powered by FreeFind
Ireland Gazeteer
County Donegal on 1837

Surface and Hydrography.

Donegal forms the north-western extremity of Ireland. The inland boundary preserves a general direction of south-west by north-east, and from Lifford northward is formed by the navigable river and harbour of Loch Foyle.

The maritime boundary is extremely irregular, being deeply indented on the north by the estuaries of Loch Swilly, Mulroy, and Sheephaven, and on the south by Donegal bay.

The whole county is uneven and mountainous, with the exception of the midland district extending from the liberties of Londonderry westward to Letterkenny and Rathmelton, on Loch Swilly, and southward along the Foyle to Lifford and Castle Finn; and some other inconsiderable tracts around Ballyshannon and Donegal on the south, and Dunfanaghy and Buncrana on the north.

The mountain groups of Donegal together with the highlands of Tyrone and Derry present a deeply withdrawn amphitheatre to the north-east, enclosing the basin of the Foyle.

That portion of the mountainous circuit which lies within this county is broken only in the north by the openings of Loch Swilly and Mulroy Bay; and on the south (where the connecting highlands of Donegal and Tyrone are narrowed between the valley of the Finn and the Bay of Donegal) by the gap of Barnesmore. Slieve Snaght, which rises to a height of 2,019 feet in the centre of the peninsula of Inishowen, forms the extremity of this chain on the north.

Westward from Slieve Snaght and similarly situated in the centre of the peninsula of Fanad between Loch Swilly and Mulroy Bay, is Knockalla (1,196 feet); backed in like manner by Loch Salt mountain (1,541 feet), between the head of Mulroy Bay and the low country stretching inland from Sheep Haven.

Westward again from the Sheep Haven is Muckish, 2,190 feet in height, which slopes down on the north to the promontory of Horn Head; and Carntreena, (1,396 feet), which extends to the sea at Bloody Foreland.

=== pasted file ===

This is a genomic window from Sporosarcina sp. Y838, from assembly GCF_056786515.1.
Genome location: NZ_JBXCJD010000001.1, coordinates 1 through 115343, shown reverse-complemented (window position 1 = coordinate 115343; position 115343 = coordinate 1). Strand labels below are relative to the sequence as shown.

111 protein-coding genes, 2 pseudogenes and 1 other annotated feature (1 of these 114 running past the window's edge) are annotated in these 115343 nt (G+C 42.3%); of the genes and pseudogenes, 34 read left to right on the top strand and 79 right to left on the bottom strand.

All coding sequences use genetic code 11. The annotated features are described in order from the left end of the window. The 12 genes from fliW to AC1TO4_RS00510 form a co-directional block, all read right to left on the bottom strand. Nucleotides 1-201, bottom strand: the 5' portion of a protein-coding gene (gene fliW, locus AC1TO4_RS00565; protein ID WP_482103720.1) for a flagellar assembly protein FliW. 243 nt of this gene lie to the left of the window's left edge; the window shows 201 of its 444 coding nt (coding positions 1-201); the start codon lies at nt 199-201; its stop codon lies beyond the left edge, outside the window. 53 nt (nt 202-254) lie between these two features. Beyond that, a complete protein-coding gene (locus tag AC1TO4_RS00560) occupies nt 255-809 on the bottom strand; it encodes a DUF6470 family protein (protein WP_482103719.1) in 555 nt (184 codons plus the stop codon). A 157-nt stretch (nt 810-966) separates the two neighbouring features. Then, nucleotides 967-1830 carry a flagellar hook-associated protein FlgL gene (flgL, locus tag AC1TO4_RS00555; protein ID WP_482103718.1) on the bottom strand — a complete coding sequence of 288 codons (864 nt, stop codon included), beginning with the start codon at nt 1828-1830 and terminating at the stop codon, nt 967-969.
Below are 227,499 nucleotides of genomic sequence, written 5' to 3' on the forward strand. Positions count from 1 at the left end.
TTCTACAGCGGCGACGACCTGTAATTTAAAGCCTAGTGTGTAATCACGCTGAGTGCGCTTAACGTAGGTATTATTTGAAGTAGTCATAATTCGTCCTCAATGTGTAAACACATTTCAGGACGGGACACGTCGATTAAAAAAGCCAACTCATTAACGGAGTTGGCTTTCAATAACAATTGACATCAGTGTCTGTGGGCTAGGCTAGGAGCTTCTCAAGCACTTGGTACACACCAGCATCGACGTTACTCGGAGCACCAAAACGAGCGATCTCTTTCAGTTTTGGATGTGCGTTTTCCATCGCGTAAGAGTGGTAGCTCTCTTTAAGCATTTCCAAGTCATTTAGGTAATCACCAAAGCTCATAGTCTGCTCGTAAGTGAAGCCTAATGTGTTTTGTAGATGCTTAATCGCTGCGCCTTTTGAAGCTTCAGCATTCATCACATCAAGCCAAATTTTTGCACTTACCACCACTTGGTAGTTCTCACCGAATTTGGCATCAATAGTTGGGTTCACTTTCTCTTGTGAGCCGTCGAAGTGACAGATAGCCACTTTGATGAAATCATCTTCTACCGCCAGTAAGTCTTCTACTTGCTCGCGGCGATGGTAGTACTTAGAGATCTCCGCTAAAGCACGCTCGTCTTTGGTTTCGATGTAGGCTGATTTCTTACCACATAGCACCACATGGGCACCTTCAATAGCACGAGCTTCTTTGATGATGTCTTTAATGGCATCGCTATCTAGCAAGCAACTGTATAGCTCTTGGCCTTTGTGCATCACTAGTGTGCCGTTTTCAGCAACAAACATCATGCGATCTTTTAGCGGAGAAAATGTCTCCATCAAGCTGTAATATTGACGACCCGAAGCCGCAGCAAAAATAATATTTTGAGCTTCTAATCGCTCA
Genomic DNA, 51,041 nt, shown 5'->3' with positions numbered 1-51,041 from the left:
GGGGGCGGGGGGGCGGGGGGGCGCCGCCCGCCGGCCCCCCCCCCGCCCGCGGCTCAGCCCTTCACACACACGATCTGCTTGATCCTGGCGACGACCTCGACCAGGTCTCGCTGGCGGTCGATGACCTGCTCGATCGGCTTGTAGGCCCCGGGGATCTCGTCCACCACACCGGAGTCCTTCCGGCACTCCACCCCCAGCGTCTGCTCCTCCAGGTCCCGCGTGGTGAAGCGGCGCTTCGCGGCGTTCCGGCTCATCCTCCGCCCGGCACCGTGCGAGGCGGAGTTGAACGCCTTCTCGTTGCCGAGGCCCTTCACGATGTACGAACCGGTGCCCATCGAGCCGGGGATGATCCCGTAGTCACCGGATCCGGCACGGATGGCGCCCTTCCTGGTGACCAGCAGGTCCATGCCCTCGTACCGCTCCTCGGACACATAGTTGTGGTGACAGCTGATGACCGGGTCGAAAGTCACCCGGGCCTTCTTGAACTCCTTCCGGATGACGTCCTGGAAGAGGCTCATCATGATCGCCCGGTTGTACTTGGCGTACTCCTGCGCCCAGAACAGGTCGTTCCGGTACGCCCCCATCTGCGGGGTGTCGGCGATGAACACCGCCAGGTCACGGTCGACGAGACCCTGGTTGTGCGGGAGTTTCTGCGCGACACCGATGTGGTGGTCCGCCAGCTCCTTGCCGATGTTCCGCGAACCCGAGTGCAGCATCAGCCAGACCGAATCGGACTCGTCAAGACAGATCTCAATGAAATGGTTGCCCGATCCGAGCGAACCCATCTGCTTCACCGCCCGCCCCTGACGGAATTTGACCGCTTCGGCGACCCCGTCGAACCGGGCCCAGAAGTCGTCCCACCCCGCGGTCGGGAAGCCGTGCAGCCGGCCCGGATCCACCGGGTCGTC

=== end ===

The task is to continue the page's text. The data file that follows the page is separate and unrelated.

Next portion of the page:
Southward from Muckish stretches a vast region of highlands, which expands towards the west in wide extended tracts of bog, interspersed with small lakes and covered with black heaths down to the sandy beach of the Atlantic: on the east it presents a series of bold continuous eminences overhanging the basin of the Foyle.

The chief eminences of the chain are Erigal and Dooish on the north, the first 2,462 feet in height (the highest ground in the county), the second 2,143 feet; and Bluestack and Silver-hill on the south, 2,213 and 1,967 feet respectively.

From Bluestack extends a series of considerable elevations westward, along the northern boundary of the bay of Donegal, which terminate in the precipices of Slieve League, and the promontory of Malin Beg; the Barnesmore mountains sweeping eastward continue the chain into Tyrone.

This mountainous tract covers upwards of 700 square miles, or more than twice the area of the county of Carlo. It contains several spots of great interest to the tourist; such as Loch Salt, the prospect from which over Horn Head and Tory Island has been justly celebrated, and Glen Veagh, under the eastern declivity of Dooish, where cliffs of 1,000 feet hang for upwards of two miles over a glen and lake; the opposite bank being clothed with a natural forest which is still the retreat of the red deer.

From the liberties of Londonderry northward, the coast of Loch Foyle between the mountains of Inishowen and the sea, is well inhabited and improved.